12. At the easier end. Quite a lot of retrospective parsing. Liked SLEIGH when I saw it. Do cabbies still frown at going south of the river?

    1. I think it’s more just a sharp intake of breath, and then, « traffics very ‘eavy over there, Guv »!

  13. 18:38
    That Creon made some seriously bad calls.
    Straightforward solve.
    Thanks, jack.

  14. 21 min for a fairly straightforward puzzle
    Like some others I put in sledge and didn’t check the parsing
    Didn’t know oratress was a word
    Liked 19d my LOI

  15. Riffled through this pretty quick; under 10, anyway. And spent some of that wondering who Loma was. How I hate that font! It fails at the most basic level.
    Thank you for the link to Art Tatum, Jack .. he is/was indeed very clever; not my cup of ti though

  16. 15:27, which just makes it onto my top 10 fastest solves (though my number 1 is an error, possibly from QC). Many biffs including unknown Theban and tree, OPHTHALMOSCOPE, EASTERNMOST, ODYSSEUS and INTELLIGENTSIA. Is that really a synonym for the shadowy group who control us all according to the conspiracy junkies?

    A fun romp: thank you setter, and thanks Jack for enlightening this unilluminated one.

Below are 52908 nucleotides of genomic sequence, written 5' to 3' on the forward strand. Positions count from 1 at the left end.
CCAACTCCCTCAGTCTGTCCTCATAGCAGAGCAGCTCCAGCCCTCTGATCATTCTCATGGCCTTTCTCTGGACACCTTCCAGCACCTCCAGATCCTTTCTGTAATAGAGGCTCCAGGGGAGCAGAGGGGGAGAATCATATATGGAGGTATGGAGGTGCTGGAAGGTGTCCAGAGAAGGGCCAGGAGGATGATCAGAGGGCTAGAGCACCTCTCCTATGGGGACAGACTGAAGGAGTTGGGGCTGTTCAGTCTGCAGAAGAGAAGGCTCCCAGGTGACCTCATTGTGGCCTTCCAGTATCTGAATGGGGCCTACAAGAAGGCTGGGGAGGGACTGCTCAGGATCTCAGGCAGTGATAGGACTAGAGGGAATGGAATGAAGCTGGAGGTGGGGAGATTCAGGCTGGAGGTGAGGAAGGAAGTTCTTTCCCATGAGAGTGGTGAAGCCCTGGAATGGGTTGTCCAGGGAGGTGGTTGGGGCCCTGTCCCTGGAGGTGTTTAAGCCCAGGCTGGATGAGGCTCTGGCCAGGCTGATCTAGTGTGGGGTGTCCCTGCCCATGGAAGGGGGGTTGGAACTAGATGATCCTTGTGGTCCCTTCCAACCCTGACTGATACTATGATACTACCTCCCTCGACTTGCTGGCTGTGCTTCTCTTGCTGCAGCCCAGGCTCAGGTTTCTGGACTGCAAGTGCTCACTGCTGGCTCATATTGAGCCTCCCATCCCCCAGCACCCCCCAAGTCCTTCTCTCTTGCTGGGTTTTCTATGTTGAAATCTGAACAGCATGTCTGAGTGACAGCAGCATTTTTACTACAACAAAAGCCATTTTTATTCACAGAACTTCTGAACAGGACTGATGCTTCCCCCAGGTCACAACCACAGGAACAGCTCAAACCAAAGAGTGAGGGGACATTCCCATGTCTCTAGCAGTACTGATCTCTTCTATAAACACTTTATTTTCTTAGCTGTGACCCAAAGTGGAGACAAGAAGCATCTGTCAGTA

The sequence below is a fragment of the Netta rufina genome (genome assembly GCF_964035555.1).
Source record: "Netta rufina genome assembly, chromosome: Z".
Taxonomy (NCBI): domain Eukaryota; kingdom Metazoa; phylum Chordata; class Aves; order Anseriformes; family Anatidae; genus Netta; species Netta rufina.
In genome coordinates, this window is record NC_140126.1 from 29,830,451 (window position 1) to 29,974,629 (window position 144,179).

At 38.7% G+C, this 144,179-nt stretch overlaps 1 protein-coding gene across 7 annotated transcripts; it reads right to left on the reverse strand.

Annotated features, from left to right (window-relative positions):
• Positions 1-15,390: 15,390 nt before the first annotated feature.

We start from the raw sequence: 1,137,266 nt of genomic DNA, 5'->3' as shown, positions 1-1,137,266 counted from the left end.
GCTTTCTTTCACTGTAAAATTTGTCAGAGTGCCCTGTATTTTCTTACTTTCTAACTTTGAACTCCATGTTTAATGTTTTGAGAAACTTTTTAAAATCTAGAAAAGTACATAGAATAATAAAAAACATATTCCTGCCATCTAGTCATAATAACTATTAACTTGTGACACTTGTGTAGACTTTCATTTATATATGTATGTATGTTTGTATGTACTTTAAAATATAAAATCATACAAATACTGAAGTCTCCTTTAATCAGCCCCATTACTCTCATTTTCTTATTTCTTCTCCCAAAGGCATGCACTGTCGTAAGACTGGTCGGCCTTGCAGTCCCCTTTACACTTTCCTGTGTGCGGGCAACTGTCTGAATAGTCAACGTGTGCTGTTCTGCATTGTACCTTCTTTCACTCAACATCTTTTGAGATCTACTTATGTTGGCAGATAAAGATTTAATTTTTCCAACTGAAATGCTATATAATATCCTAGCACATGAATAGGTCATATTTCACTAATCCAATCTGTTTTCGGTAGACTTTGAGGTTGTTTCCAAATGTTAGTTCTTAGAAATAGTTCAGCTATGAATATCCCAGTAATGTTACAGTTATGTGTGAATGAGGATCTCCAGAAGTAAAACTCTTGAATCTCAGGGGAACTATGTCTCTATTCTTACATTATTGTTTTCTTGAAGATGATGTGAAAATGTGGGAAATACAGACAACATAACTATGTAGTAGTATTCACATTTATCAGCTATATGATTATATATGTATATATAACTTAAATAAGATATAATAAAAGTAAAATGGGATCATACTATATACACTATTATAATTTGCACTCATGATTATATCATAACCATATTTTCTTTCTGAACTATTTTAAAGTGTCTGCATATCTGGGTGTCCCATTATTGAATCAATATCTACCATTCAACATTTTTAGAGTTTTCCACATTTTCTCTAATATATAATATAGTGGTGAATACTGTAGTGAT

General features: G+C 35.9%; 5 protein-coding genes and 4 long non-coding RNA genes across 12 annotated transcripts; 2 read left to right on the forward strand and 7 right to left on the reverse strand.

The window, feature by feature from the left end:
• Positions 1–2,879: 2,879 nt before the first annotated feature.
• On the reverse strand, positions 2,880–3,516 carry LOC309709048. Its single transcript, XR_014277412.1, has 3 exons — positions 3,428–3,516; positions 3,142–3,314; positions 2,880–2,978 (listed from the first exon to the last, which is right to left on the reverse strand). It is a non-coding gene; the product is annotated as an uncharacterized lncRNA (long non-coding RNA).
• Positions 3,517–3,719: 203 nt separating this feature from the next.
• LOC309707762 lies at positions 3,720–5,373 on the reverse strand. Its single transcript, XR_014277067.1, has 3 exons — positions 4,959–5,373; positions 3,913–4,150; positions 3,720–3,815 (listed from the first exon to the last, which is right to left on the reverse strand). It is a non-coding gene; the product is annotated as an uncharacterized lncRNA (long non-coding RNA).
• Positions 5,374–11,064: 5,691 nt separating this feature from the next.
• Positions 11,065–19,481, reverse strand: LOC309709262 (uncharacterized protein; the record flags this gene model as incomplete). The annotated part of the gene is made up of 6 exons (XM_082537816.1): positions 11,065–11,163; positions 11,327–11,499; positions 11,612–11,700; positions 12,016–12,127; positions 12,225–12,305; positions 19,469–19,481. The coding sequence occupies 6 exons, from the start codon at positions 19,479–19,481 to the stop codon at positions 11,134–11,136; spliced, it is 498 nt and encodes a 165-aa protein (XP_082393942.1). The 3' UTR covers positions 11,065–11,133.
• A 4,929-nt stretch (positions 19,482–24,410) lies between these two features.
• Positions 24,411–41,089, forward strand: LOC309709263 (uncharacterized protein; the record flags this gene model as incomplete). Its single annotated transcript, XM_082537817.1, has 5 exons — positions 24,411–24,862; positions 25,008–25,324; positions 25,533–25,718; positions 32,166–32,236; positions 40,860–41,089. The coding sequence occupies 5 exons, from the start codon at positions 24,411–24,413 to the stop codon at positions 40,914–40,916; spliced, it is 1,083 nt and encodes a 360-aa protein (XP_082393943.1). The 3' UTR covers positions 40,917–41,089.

1. I’ve wondered about my supposed fastest time before which looks odd given the crossword number. Just checked and it’s a Saturday concise. Curious as to how the SNITCH picked it up.

      1. Is it from the week beginning 11 April this year? The average SNITCH for that week is a mystifyingly low 67

  17. 17:10

    Enjoyed this one, especially 10a (cute wordplay) and 14a with its double definition of “listeners”.

  18. 7:30. Romped through this one on one of my fastest times biffing a couple… I forgot to parse 2D after bunging in the answer from the checkers and first word of the clue. DNK the plant TI. Thanks jack and setter. {Edit: Damn!. Just seen I had MATAMI not TATAMI for 20D, so a DNF].

  19. I was set the task this year of completing the crossword in less than an hour. Well at 45 minutes today is the day. Always disheartening to see the Snitch so low but I will take it. Thanks to the blog I am on the up.

  20. 19m 40s. A Monday puzzle for a Tuesday!